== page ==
The network of transmission cables between the European countries increases steadily, and now, another cable is set to start operations from the coming autumn. This time, it is the so-called COBRA cable between Denmark and the Netherlands, which according to the two countries’ TSO’s, Energinet.dk and Tennet, will start up on September 7 this year.
The cable, which is 325 km long, goes from Esbjerg to the Dutch city of Eemshaven and has an installed capacity of 700 MW. Testing on the cable will begin on June 26, before commercial operations will begin by early September. The cable is expected to impact the Nordic power market, primarily causing higher prices.
The start-up of the COBRA cable means that the total capacity for export of Nordic electricity southwards has now increased. Since the Netherlands usually have higher power prices than the Nordic countries, the electricity on the new cable will likely flow southwards most of the time. This will especially be the case at times, where the hydrological situation in the Nordic area is strong, and where we see a surplus on the hydro balance. There is, however, also the possibility, that we can see the opposite flow on days, where especially Germany produces a lot of wind and solar power. Here, the COBRA cable can be used to send the electricity northwards, causing lower prices in the Nordic countries, an event which would be very likely in periods with a weak hydrological situation in the Nordic countries.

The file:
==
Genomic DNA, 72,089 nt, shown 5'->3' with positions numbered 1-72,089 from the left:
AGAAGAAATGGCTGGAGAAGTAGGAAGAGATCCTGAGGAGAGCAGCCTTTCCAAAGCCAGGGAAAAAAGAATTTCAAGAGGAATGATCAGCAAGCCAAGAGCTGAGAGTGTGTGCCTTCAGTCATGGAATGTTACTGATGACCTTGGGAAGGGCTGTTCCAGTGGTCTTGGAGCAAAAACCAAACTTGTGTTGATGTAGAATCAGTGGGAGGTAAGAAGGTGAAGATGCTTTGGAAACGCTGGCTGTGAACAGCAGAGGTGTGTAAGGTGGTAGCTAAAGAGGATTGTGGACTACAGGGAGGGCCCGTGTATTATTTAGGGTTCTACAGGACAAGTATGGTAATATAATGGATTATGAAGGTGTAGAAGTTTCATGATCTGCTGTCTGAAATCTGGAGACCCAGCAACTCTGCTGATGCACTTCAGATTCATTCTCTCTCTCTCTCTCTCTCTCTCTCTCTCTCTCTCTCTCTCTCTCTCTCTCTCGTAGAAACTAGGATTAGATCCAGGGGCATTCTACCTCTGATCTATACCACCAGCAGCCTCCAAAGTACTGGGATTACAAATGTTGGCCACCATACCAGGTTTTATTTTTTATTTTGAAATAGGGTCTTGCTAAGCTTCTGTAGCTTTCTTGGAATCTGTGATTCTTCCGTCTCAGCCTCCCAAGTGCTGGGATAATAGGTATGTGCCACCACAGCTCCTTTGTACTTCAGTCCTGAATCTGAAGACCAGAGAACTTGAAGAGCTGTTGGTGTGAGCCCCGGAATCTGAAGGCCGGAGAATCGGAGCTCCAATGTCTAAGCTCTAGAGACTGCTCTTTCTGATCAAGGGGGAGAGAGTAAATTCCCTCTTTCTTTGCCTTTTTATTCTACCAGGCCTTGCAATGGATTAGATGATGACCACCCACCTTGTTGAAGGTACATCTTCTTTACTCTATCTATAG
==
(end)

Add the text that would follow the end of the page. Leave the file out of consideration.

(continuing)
In total, however, the startup of the cable is expected to cause higher power prices in the Nordic area, and the effects of the cable have already been priced in on the contracts for the end of 2019 and on the contracts for the coming years. Nordic power export is expected to increase further in 2023, when the Viking link between Denmark and England, with an installed capacity of 1400 MW, is planned to start operations.
The European carbon emission market has made a new big price jump, and we could see the price on a CO2 quota break above 30 EUR/t in the near future.
We experienced a clear change to the Nordic weather forecasts last week, and the rest of July now looks set to be very dry. This has caused Nordic energy prices to climb, especially in the short-term forward market.